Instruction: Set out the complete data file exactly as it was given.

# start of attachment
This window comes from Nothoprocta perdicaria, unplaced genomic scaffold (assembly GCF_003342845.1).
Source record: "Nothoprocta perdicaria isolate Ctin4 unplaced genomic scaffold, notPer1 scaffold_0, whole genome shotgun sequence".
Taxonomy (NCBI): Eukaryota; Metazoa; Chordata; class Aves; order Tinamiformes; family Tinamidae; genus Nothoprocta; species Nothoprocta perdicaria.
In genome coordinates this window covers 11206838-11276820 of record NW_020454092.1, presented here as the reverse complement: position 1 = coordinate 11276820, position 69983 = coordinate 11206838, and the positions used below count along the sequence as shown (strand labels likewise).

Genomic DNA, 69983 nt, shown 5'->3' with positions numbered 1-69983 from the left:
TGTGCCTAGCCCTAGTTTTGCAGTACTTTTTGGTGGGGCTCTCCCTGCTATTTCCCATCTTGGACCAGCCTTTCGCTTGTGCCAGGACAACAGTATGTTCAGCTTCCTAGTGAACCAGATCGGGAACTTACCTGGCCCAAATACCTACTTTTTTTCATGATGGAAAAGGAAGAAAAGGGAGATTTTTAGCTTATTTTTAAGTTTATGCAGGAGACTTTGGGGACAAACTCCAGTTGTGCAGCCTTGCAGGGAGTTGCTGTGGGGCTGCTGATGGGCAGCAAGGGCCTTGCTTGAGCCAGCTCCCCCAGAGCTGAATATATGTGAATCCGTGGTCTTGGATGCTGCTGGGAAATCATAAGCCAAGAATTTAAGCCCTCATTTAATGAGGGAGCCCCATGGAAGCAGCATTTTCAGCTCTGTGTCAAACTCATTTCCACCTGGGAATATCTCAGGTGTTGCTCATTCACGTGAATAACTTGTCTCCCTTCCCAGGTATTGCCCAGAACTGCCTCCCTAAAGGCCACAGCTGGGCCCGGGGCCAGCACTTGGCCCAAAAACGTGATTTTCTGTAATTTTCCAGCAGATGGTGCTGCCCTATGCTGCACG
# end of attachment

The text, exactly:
This window comes from Nothoprocta perdicaria, unplaced genomic scaffold (assembly GCF_003342845.1).
Source record: "Nothoprocta perdicaria isolate Ctin4 unplaced genomic scaffold, notPer1 scaffold_0, whole genome shotgun sequence".
Taxonomy (NCBI): Eukaryota; Metazoa; Chordata; class Aves; order Tinamiformes; family Tinamidae; genus Nothoprocta; species Nothoprocta perdicaria.
In genome coordinates this window covers 11206838-11276820 of record NW_020454092.1, presented here as the reverse complement: position 1 = coordinate 11276820, position 69983 = coordinate 11206838, and the positions used below count along the sequence as shown (strand labels likewise).

Genomic DNA, 69983 nt, shown 5'->3' with positions numbered 1-69983 from the left:
TGTGCCTAGCCCTAGTTTTGCAGTACTTTTTGGTGGGGCTCTCCCTGCTATTTCCCATCTTGGACCAGCCTTTCGCTTGTGCCAGGACAACAGTATGTTCAGCTTCCTAGTGAACCAGATCGGGAACTTACCTGGCCCAAATACCTACTTTTTTTCATGATGGAAAAGGAAGAAAAGGGAGATTTTTAGCTTATTTTTAAGTTTATGCAGGAGACTTTGGGGACAAACTCCAGTTGTGCAGCCTTGCAGGGAGTTGCTGTGGGGCTGCTGATGGGCAGCAAGGGCCTTGCTTGAGCCAGCTCCCCCAGAGCTGAATATATGTGAATCCGTGGTCTTGGATGCTGCTGGGAAATCATAAGCCAAGAATTTAAGCCCTCATTTAATGAGGGAGCCCCATGGAAGCAGCATTTTCAGCTCTGTGTCAAACTCATTTCCACCTGGGAATATCTCAGGTGTTGCTCATTCACGTGAATAACTTGTCTCCCTTCCCAGGTATTGCCCAGAACTGCCTCCCTAAAGGCCACAGCTGGGCCCGGGGCCAGCACTTGGCCCAAAAACGTGATTTTCTGTAATTTTCCAGCAGATGGTGCTGCCCTATGCTGCACG